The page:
New Caledonia's only Kanak judge has said widely held custom practices should not supersede French common law when it comes to crimes of domestic violence.
Speaking at a Secretariat of the Pacific Community Workshop on Human Rights, Fote Trolue spoke of differences between French Common Law and New Caledonian Custom law, which is recognised under the French Constitution as applicable to the indigenous Kanaks.
The Appeals Court Judge says that custom practices could be applied to civil suits, but that criminal law as practised in the French system is the only way to seek justice for those affected by domestic violence.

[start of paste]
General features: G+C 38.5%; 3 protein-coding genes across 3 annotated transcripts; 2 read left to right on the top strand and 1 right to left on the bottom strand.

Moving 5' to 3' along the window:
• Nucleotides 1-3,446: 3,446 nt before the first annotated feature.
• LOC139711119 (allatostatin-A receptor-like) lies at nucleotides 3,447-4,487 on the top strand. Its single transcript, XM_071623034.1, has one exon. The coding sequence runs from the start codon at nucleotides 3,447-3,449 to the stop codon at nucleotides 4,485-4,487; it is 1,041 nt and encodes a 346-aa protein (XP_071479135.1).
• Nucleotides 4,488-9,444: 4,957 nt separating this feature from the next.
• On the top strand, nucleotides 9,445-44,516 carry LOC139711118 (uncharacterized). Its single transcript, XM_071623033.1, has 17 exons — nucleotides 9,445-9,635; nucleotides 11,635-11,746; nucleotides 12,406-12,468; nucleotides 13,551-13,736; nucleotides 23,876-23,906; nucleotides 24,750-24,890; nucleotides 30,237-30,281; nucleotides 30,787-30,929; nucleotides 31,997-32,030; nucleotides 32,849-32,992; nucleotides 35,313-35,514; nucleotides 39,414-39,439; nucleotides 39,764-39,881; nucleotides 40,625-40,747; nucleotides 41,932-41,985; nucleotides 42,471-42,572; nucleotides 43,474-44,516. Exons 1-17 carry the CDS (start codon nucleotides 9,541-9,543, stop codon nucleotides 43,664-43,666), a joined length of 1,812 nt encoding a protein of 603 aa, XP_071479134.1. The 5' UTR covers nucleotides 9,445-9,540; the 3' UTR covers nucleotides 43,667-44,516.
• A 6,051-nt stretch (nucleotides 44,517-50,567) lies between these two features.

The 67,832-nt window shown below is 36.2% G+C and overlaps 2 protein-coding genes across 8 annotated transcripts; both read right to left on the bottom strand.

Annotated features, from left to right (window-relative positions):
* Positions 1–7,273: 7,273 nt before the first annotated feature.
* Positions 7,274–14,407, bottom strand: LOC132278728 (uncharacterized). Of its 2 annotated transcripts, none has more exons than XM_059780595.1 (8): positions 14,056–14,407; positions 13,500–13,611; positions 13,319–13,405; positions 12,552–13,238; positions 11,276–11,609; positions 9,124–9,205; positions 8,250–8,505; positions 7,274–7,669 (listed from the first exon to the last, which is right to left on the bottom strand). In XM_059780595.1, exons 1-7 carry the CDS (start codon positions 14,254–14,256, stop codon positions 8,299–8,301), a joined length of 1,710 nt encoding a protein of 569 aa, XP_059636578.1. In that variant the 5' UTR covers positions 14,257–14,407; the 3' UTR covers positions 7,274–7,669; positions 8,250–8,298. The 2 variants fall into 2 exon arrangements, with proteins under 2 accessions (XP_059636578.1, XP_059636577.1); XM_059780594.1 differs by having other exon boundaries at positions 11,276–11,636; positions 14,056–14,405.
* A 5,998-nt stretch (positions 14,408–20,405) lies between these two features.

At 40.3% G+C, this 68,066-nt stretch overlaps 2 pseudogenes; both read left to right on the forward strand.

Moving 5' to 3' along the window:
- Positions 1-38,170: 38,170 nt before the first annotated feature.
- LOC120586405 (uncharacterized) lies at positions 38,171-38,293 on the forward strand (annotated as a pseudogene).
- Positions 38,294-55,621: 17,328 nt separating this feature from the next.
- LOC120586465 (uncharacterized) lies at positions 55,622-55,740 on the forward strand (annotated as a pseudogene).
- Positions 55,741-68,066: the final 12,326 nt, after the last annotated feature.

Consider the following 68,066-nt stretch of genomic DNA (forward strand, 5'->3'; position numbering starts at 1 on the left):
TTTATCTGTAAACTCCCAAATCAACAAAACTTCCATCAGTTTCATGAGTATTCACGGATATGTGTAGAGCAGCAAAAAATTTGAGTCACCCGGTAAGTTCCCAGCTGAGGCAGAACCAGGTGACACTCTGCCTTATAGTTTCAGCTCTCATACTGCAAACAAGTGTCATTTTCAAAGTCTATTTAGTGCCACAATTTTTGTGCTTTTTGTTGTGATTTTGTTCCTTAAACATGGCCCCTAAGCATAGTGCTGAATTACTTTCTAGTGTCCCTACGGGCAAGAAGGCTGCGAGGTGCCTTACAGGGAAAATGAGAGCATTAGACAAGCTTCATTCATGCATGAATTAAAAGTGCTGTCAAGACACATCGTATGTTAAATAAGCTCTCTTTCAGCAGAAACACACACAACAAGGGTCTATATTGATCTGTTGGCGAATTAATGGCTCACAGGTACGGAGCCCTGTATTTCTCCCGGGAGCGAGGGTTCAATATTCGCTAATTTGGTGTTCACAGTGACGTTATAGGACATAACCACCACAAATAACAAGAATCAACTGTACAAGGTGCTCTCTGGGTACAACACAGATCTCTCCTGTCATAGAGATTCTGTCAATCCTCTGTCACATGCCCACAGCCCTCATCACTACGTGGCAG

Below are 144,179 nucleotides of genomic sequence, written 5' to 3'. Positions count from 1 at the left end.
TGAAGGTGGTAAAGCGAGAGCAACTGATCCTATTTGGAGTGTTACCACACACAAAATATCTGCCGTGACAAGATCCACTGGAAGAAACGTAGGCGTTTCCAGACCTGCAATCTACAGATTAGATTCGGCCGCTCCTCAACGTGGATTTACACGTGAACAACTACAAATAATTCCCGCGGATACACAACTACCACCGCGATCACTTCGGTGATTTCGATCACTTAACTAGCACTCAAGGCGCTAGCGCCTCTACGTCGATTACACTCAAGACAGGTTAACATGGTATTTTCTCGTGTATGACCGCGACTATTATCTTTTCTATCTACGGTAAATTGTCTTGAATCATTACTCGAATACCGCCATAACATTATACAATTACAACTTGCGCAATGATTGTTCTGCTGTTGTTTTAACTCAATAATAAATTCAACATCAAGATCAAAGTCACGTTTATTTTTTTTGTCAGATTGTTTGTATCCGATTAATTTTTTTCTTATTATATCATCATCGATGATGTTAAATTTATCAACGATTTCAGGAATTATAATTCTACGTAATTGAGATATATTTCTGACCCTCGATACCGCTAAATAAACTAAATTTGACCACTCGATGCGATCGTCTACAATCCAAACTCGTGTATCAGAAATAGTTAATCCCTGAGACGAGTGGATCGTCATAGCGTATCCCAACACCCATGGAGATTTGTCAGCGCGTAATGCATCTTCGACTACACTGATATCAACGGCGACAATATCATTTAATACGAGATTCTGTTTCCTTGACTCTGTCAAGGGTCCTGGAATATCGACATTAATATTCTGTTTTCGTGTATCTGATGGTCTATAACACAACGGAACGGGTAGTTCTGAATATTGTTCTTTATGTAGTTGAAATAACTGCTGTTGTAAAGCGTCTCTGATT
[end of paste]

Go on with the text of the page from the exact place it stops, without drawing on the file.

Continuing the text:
Judge Trolue says custom laws can not serve justice for either victims or perpetrators of domestic violence and other crimes linked to breaches of human rights.
He says it is hypocrisy to say 'custom will resolve everything', and that it's a way of shirking responsibilities under French law.
Judge Trolue also says that comparing custom law to French common law is impossible because Kanak custom is based on oral tradition and as such is always changing, especially in modern times.